myself: and during this period I was busied in earnest endeavours to

alleviate the melancholy of my friend. We painted and read together; or

I listened, as if in a dream, to the wild improvisations of his speaking

guitar. And thus, as a closer and still closer intimacy admitted me more

unreservedly into the recesses of his spirit, the more bitterly did I

perceive the futility of all attempt at cheering a mind from which

darkness, as if an inherent positive quality, poured forth upon all

objects of the moral and physical universe, in one unceasing radiation

of gloom.

I shall ever bear about me a memory of the many solemn hours I thus

spent alone with the master of the House of Usher. Yet I should fail in

any attempt to convey an idea of the exact character of the studies, or

of the occupations, in which he involved me, or led me the way. An

excited and highly distempered ideality threw a sulphureous lustre over

all. His long improvised dirges will ring for ever in my ears. Among

other things, I hold painfully in mind a certain singular perversion and

amplification of the wild air of the last waltz of Von Weber. From the

paintings over which his elaborate fancy brooded and which grew, touch

by touch, into vagueness at which I shuddered the more thrillingly,

because I shuddered knowing not why;--from these paintings (vivid as

their images now are before me) I would in vain endeavour to educe more

than a small portion which should lie within the compass of merely

written words. By the utter simplicity, by the nakedness of his designs,

he arrested and overawed attention. If ever mortal painted an idea, that

mortal was Roderick Usher. For me at least--in the circumstances then

surrounding me--there arose out of the pure abstractions which the

hypochondriac contrived to throw upon his canvas, an intensity of

intolerable awe, no shadow of which felt I ever yet in the contemplation

of the certainly glowing yet too concrete reveries of Fuseli.

One of the phantasmagoric conceptions of my friend, partaking not so

rigidly of the spirit of abstraction, may be shadowed forth, although

feebly, in words. A small picture presented the interior of an immensely

long and rectangular vault or tunnel, with low walls, smooth, white, and

without interruption or device. Certain accessory points of the design

served well to convey the idea that this excavation lay at an exceeding

depth below the surface of the earth. No outlet was observed in any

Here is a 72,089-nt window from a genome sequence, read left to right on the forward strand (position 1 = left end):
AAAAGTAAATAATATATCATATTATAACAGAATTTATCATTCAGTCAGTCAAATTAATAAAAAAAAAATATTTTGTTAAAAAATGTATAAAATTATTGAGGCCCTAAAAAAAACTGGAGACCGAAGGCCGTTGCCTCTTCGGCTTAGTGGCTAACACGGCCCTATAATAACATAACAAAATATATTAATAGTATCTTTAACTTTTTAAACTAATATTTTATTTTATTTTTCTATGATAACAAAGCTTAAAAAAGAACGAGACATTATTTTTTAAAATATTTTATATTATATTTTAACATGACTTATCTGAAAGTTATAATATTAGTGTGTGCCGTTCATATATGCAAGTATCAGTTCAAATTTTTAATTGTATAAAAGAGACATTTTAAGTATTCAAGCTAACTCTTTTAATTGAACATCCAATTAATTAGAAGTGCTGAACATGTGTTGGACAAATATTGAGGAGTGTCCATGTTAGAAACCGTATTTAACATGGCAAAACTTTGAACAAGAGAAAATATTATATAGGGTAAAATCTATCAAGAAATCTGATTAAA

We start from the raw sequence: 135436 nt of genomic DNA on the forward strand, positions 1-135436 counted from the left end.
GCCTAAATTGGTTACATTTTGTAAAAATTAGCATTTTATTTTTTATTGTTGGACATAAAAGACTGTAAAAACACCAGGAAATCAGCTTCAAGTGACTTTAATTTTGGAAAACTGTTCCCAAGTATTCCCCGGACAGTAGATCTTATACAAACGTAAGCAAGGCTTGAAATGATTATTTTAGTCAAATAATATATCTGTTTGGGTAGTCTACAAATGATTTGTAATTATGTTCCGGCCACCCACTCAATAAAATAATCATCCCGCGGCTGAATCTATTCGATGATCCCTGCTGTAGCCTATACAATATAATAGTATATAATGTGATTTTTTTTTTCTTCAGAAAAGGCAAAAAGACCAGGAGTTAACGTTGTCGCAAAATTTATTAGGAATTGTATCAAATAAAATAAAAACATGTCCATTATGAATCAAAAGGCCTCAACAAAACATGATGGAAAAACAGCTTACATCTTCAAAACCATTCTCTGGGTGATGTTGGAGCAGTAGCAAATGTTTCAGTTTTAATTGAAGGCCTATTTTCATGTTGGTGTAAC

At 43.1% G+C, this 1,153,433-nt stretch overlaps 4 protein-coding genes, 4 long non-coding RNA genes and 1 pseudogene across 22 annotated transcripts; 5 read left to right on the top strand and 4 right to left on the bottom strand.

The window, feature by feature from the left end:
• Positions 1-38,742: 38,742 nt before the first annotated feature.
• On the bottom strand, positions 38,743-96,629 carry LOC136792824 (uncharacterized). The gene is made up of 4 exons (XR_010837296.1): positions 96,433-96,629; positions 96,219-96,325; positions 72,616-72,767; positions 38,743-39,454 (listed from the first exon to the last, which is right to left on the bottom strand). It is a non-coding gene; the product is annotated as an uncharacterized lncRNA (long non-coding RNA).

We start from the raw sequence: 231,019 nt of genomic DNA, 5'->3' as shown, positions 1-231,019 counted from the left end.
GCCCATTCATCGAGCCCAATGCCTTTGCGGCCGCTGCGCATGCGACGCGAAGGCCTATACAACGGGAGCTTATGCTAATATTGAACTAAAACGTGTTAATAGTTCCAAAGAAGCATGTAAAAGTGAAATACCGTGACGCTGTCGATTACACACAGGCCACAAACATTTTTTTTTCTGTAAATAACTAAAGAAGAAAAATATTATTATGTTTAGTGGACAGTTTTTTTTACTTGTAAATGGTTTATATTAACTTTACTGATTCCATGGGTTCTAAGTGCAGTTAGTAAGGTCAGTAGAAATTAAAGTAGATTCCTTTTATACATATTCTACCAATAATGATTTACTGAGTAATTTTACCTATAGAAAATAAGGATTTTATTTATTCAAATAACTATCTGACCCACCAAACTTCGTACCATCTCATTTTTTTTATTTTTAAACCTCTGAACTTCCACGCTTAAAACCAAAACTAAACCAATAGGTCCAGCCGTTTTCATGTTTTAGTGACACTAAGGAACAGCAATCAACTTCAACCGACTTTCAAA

portion of its vast extent, and no torch, or other artificial source of

light, was discernible; yet a flood of intense rays rolled throughout,

and bathed the whole in a ghastly and inappropriate splendour.

I have just spoken of that morbid condition of the auditory nerve which

rendered all music intolerable to the sufferer, with the exception of

certain effects of stringed instruments. It was, perhaps, the narrow

limits to which he thus confined himself upon the guitar, which gave

birth, in great measure, to the fantastic character of his performances.

But the fervid _facility_ of his _impromptus_ could not be so accounted

for. They must have been, and were, in the notes, as well as in the

words of his wild fantasias (for he not unfrequently accompanied himself

with rhymed verbal improvisations), the result of that intense mental

collectedness and concentration to which I have previously alluded as

observable only in particular moments of the highest artificial

excitement. The words of one of these rhapsodies I have easily

remembered. I was, perhaps, the more forcibly impressed with it, as he

gave it, because, in the under or mystic current of its meaning, I

fancied that I perceived, and for the first time, a full consciousness

on the part of Usher, of the tottering of his lofty reason upon her

throne. The verses, which were entitled "The Haunted Palace," ran very

nearly, if not accurately, thus:


In the greenest of our valleys,

By good angels tenanted

Once a fair and stately palace--

Radiant palace--reared its head.

In the monarch Thought's dominion--

It stood there!

Never seraph spread a pinion

Over fabric half so fair.